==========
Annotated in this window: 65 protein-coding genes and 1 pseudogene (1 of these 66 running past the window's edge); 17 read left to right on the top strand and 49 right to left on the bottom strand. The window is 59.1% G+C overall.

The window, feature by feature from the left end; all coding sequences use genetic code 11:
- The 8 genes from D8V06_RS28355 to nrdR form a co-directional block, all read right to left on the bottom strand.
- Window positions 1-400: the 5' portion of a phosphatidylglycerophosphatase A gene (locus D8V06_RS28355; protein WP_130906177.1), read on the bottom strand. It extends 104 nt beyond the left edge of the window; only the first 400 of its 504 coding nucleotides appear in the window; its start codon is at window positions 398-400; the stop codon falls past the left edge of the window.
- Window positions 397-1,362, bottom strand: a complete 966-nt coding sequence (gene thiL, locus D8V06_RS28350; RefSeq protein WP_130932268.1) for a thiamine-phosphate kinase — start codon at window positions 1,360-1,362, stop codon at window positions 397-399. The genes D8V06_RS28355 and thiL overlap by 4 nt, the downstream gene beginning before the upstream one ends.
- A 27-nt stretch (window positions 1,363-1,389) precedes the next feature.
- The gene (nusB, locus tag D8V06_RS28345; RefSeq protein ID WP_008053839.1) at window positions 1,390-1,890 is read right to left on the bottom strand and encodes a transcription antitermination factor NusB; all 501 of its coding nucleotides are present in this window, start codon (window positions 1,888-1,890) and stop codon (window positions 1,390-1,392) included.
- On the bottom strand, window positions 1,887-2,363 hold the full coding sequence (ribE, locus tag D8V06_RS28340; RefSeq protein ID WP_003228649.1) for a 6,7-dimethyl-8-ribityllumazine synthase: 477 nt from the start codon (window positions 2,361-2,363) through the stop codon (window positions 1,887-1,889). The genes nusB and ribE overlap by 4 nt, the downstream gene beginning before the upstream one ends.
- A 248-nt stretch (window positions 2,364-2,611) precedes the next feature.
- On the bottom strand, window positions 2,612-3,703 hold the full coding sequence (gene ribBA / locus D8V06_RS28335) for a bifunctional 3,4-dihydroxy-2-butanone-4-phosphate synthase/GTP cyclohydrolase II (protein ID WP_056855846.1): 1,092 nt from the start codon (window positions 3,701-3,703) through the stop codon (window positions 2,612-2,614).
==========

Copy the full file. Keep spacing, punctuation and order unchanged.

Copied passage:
Annotated in this window: 65 protein-coding genes and 1 pseudogene (1 of these 66 running past the window's edge); 17 read left to right on the top strand and 49 right to left on the bottom strand. The window is 59.1% G+C overall.

The window, feature by feature from the left end; all coding sequences use genetic code 11:
- The 8 genes from D8V06_RS28355 to nrdR form a co-directional block, all read right to left on the bottom strand.
- Window positions 1-400: the 5' portion of a phosphatidylglycerophosphatase A gene (locus D8V06_RS28355; protein WP_130906177.1), read on the bottom strand. It extends 104 nt beyond the left edge of the window; only the first 400 of its 504 coding nucleotides appear in the window; its start codon is at window positions 398-400; the stop codon falls past the left edge of the window.
- Window positions 397-1,362, bottom strand: a complete 966-nt coding sequence (gene thiL, locus D8V06_RS28350; RefSeq protein WP_130932268.1) for a thiamine-phosphate kinase — start codon at window positions 1,360-1,362, stop codon at window positions 397-399. The genes D8V06_RS28355 and thiL overlap by 4 nt, the downstream gene beginning before the upstream one ends.
- A 27-nt stretch (window positions 1,363-1,389) precedes the next feature.
- The gene (nusB, locus tag D8V06_RS28345; RefSeq protein ID WP_008053839.1) at window positions 1,390-1,890 is read right to left on the bottom strand and encodes a transcription antitermination factor NusB; all 501 of its coding nucleotides are present in this window, start codon (window positions 1,888-1,890) and stop codon (window positions 1,390-1,392) included.
- On the bottom strand, window positions 1,887-2,363 hold the full coding sequence (ribE, locus tag D8V06_RS28340; RefSeq protein ID WP_003228649.1) for a 6,7-dimethyl-8-ribityllumazine synthase: 477 nt from the start codon (window positions 2,361-2,363) through the stop codon (window positions 1,887-1,889). The genes nusB and ribE overlap by 4 nt, the downstream gene beginning before the upstream one ends.
- A 248-nt stretch (window positions 2,364-2,611) precedes the next feature.
- On the bottom strand, window positions 2,612-3,703 hold the full coding sequence (gene ribBA / locus D8V06_RS28335) for a bifunctional 3,4-dihydroxy-2-butanone-4-phosphate synthase/GTP cyclohydrolase II (protein ID WP_056855846.1): 1,092 nt from the start codon (window positions 3,701-3,703) through the stop codon (window positions 2,612-2,614).